A federal report that found major safety lapses at Metro-North Railroad has two U.S. senators looking to the railroad’s new president for change. Meanwhile, a few congressional representatives say it’s time to spend money on improving the nation’s rail system and other infrastructure.
The Federal Railroad Administration Friday released a report finding major safety lapses at Metro-North, including that the railroad emphasized punctuality to the detriment of safety. The report was prompted by four accidents in 2013, including a fatal derailment in December in the Bronx.
The Federal Railroad Administration Friday released a report on its safety assessment of Metro-North following the railroad’s four accidents in 2013, including the fatal derailment in December in the Bronx. The FRA report is called Operation Deep Dive.
FRA Administrator Joseph Szabo says the report contains three major findings:
“A clear, overemphasis on on time performance to the detriment of safety, combined with an ineffective safety department and poor safety culture, and ineffective and inadequate training, Szabo says.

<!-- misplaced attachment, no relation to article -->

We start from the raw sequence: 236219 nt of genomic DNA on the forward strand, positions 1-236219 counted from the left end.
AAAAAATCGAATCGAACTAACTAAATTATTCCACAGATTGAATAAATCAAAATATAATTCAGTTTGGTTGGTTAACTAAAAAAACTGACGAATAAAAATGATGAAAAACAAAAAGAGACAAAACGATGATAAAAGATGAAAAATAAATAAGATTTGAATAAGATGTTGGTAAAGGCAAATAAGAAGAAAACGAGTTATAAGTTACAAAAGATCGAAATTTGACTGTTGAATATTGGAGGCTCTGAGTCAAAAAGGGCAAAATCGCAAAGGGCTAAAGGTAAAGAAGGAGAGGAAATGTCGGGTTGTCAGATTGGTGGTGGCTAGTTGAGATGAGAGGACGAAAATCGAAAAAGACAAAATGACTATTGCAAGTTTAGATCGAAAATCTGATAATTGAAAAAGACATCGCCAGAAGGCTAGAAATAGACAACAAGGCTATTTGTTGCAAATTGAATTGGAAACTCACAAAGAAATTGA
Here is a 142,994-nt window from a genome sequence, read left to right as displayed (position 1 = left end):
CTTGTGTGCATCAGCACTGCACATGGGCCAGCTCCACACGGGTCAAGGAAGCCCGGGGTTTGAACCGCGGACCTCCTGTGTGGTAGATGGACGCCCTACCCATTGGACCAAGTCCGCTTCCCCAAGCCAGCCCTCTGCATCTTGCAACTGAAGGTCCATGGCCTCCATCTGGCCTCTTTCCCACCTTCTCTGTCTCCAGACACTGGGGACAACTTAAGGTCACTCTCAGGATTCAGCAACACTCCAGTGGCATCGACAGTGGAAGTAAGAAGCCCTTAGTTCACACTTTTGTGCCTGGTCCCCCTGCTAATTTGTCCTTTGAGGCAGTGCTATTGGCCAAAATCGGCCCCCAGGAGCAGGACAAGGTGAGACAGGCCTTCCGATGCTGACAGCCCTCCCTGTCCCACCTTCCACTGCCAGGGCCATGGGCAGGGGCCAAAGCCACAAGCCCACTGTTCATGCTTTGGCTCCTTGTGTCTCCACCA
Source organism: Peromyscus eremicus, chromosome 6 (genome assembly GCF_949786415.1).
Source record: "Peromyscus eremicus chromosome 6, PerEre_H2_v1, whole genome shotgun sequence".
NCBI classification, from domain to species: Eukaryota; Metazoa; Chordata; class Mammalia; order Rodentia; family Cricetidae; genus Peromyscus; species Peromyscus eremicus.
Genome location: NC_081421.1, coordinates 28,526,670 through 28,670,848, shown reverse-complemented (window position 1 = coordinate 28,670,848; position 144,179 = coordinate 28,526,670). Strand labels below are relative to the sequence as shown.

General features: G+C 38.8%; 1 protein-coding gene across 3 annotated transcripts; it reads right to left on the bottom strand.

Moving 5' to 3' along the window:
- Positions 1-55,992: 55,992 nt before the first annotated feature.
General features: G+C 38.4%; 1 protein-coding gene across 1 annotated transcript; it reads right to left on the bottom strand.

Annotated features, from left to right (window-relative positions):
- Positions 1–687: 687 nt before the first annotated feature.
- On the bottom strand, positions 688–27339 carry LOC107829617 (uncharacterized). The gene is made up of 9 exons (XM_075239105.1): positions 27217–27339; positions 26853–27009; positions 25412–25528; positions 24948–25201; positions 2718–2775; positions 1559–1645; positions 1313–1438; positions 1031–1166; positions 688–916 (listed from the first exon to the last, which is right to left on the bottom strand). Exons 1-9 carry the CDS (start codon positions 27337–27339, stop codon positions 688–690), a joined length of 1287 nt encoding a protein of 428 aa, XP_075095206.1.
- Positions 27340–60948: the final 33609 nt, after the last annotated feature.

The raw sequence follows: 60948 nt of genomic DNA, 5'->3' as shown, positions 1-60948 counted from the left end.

WASHINGTON – In the wake of the December 1 Metro-North derailment that killed four people and injured over 60 others, two US senators have asked Congress to increase funding to the Federal Railroad Administration for added inspections.
Senators Charles Schumer (D-NY) and Richard Blumenthal (D-CT) have asked for an increase of $15 million over this year’s sequestered budget, bringing the total in the Obama administration’s request to $185 million for safety and operations.
The additional money would fund 45 more inspectors.
Federal rail experts will judge safety compliance and culture at the commuter railroad that operated the train that derailed and killed four people in New York City this month.
The Federal Railroad Administration said Thursday it is launching a comprehensive safety assessment of Metro-North, the nation's second-largest commuter railroad. It starts Monday and will last two months.
After a New York commuter train derailment killed four people, two federal lawmakers want trains to be outfitted with cameras pointed at engineers and at the tracks.
Sens. Charles Schumer of New York and Richard Blumenthal of Connecticut held a news conference Sunday at Grand Central Terminal, one week after the derailment in the Bronx. The Democratic lawmakers are urging the Federal Railroad Administration to implement the cameras.
The National Transportation Safety Board has suggested it.
CSX Corp. says the derailment of two of its freight trains in the Mohawk Valley earlier this summer was caused by operator error.
The Daily Gazette of Schenectady reports that CSX recently posted its internal investigation into the June 27 derailment to the Federal Railroad Administration website. The company's report says the accident was caused when the eastbound train went through a trackside red light as a westbound train was crossing from one track to another.